I write in a “I’m an average consumer, not a reviewer” style because, well, I’m an average consumer, not a reviewer. I know enough to know that I don’t have the technical knowledge to give a proper review, so I’ll stick to what I know (my own uninformed opinion). So I’m glad that it’s taken that way, with, I hope, the appropriate gain of salt. I’ve never used a Canon SLR, but have heard nothing but great things about their lenses, so I’d be surprised if the Canon wasn’t excellent… —Jeffrey

— comment by Scott Koch on September 11th, 2010 at 11:07am JST (6 years, 8 months ago) comment permalink

Re the 100-400L – it is a very very sharp lens – at least the one I have, which is an older one. Most pros had it until full frame sensor cams appeared, exceeding its resolving power. I can’t say about the 50-500, but common sense would dictate that it has to be engineered with more compromises, hence lesser IQ.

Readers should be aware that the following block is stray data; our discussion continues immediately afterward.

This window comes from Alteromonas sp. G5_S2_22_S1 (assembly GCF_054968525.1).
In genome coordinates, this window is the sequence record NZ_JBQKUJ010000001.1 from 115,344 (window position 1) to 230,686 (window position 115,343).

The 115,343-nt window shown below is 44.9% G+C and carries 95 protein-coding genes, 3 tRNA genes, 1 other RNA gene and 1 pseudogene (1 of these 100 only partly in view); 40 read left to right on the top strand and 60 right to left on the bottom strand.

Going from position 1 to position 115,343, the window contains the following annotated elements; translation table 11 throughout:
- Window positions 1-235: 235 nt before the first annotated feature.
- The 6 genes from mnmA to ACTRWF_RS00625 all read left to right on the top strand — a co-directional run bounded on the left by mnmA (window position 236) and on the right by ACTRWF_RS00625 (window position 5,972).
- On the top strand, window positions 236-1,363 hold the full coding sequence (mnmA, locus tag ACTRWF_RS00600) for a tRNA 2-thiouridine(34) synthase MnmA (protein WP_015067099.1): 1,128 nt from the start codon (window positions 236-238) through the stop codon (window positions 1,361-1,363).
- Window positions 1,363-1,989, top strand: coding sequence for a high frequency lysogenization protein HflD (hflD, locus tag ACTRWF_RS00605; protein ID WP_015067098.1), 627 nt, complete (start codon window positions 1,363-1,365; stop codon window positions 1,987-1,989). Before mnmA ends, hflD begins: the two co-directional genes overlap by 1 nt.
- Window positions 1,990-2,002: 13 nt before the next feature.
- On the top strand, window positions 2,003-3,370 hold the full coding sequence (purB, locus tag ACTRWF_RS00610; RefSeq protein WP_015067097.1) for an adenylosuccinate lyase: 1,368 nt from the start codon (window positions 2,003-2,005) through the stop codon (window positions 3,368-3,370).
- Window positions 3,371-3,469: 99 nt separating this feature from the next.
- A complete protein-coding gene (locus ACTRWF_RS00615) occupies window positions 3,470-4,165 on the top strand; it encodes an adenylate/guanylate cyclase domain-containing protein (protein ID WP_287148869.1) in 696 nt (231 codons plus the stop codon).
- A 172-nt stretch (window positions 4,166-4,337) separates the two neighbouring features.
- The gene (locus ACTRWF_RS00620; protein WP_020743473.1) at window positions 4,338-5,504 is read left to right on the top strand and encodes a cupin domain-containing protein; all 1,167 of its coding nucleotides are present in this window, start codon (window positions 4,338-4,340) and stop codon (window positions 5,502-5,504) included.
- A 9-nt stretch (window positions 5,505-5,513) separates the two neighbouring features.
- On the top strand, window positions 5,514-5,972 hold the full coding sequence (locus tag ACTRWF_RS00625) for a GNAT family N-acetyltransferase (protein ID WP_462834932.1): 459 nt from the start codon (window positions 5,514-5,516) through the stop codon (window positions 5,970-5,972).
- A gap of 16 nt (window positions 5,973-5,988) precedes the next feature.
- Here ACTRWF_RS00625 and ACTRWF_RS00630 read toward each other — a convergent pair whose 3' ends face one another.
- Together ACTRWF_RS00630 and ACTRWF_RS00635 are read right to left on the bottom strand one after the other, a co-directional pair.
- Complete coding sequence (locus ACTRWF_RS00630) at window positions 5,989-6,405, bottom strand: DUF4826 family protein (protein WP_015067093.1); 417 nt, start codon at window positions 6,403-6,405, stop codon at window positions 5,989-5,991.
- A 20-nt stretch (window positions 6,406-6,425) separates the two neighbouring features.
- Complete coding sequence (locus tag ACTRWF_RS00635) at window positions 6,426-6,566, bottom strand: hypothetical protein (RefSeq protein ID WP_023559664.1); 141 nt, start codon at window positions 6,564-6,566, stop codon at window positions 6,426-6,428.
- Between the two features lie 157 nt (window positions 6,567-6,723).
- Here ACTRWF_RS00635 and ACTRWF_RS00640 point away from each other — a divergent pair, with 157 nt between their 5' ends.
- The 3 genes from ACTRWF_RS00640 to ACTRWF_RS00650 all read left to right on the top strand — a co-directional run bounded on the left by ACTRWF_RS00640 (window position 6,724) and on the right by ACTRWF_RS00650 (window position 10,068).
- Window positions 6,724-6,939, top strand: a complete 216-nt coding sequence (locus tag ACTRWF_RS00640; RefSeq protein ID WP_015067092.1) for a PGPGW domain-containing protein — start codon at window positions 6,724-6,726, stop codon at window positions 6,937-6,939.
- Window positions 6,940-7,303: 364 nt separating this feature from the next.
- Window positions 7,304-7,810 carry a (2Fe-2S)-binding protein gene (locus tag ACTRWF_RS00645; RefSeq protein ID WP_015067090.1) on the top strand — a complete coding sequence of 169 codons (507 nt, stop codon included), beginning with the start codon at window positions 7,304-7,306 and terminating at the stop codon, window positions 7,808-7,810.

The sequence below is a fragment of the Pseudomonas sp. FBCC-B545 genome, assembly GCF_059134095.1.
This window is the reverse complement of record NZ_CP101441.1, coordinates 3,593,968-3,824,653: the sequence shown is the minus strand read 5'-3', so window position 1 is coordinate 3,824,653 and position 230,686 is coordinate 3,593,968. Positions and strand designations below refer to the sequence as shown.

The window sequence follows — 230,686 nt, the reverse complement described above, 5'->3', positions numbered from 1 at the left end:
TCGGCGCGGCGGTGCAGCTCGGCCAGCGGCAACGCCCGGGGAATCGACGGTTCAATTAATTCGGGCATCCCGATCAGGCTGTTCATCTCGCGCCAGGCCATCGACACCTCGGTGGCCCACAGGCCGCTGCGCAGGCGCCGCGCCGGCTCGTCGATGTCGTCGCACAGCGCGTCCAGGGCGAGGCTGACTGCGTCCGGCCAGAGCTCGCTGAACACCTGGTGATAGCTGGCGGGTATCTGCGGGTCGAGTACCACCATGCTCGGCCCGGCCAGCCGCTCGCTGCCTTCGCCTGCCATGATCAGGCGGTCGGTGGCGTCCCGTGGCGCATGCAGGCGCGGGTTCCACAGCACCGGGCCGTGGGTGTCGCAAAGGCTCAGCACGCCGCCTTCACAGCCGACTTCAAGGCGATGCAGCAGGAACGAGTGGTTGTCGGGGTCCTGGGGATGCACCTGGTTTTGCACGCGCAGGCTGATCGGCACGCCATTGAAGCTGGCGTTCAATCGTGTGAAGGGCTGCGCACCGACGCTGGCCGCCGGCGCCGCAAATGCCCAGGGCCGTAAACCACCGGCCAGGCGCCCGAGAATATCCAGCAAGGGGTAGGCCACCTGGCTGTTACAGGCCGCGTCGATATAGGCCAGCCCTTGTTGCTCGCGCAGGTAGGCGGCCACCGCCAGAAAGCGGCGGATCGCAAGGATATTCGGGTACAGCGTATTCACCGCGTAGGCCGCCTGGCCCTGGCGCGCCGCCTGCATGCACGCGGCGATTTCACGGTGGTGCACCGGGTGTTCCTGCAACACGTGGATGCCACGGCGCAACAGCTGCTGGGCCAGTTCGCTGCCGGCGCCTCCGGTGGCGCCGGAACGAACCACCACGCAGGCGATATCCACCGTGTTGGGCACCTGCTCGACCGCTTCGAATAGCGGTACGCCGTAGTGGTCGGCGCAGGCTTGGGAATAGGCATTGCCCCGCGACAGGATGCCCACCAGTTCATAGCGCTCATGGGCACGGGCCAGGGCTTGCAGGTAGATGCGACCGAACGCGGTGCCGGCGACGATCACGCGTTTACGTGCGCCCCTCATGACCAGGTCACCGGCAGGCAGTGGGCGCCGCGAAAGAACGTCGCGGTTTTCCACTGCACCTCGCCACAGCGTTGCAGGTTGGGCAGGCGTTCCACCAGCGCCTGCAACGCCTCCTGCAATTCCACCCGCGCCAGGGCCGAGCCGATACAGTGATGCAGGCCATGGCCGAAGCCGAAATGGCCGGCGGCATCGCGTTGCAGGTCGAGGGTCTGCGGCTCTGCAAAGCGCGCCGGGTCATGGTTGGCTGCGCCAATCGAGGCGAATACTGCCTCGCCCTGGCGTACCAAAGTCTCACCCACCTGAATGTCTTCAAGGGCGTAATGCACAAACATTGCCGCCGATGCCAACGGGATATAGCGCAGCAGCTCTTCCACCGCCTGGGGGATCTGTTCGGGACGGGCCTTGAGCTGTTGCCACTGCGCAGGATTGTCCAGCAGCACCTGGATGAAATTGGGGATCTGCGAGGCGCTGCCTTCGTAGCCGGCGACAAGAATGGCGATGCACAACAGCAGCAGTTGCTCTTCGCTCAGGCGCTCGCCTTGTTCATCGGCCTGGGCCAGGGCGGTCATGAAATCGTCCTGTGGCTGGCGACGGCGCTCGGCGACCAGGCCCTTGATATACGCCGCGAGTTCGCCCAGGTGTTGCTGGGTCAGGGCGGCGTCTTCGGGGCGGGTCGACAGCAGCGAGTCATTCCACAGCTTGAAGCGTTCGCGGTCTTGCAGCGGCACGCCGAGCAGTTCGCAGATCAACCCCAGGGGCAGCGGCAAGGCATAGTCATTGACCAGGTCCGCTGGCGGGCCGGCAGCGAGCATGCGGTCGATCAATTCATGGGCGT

I am actually in a bind myself, having gotten into Nikon gear with the D700 mostly for its great high ISO performance; thought of selling my 5D, but it’s this particular 100-400L lens has me hesitating – at least until I find an appropriate replacement for it on the D700.

A couple data points, this is 1/4 of the frame of a magnolia shot at 400mm 1/400 F5.6 ISO 1000
http://www.flickr.com/photos/nycandre/3452707338/
And at the short end, 100mm at 1/200 F5.6 ISO 1600 (handheld!)
http://www.flickr.com/photos/nycandre/5634034954/

— comment by Andre on December 17th, 2011 at 2:20am JST (5 years, 5 months ago) comment permalink